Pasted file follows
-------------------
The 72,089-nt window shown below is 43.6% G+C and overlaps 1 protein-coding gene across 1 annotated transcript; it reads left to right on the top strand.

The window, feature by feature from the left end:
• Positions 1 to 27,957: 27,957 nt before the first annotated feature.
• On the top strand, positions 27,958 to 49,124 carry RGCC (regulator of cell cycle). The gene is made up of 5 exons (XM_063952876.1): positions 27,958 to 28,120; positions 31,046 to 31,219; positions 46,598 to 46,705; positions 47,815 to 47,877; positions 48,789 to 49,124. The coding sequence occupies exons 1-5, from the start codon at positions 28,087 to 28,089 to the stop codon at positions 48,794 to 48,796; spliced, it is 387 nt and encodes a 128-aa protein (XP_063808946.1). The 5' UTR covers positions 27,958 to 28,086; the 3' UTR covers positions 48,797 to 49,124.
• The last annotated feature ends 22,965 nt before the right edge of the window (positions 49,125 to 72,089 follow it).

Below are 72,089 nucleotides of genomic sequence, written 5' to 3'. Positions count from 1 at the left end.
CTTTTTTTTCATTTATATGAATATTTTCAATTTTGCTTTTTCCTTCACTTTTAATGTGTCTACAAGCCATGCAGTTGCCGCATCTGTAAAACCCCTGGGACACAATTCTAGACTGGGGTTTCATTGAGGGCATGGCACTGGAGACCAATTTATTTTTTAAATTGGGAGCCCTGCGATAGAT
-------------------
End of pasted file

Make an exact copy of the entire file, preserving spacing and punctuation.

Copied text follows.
The 72,089-nt window shown below is 43.6% G+C and overlaps 1 protein-coding gene across 1 annotated transcript; it reads left to right on the top strand.

The window, feature by feature from the left end:
• Positions 1 to 27,957: 27,957 nt before the first annotated feature.
• On the top strand, positions 27,958 to 49,124 carry RGCC (regulator of cell cycle). The gene is made up of 5 exons (XM_063952876.1): positions 27,958 to 28,120; positions 31,046 to 31,219; positions 46,598 to 46,705; positions 47,815 to 47,877; positions 48,789 to 49,124. The coding sequence occupies exons 1-5, from the start codon at positions 28,087 to 28,089 to the stop codon at positions 48,794 to 48,796; spliced, it is 387 nt and encodes a 128-aa protein (XP_063808946.1). The 5' UTR covers positions 27,958 to 28,086; the 3' UTR covers positions 48,797 to 49,124.
• The last annotated feature ends 22,965 nt before the right edge of the window (positions 49,125 to 72,089 follow it).

Below are 72,089 nucleotides of genomic sequence, written 5' to 3'. Positions count from 1 at the left end.
CTTTTTTTTCATTTATATGAATATTTTCAATTTTGCTTTTTCCTTCACTTTTAATGTGTCTACAAGCCATGCAGTTGCCGCATCTGTAAAACCCCTGGGACACAATTCTAGACTGGGGTTTCATTGAGGGCATGGCACTGGAGACCAATTTATTTTTTAAATTGGGAGCCCTGCGATAGAT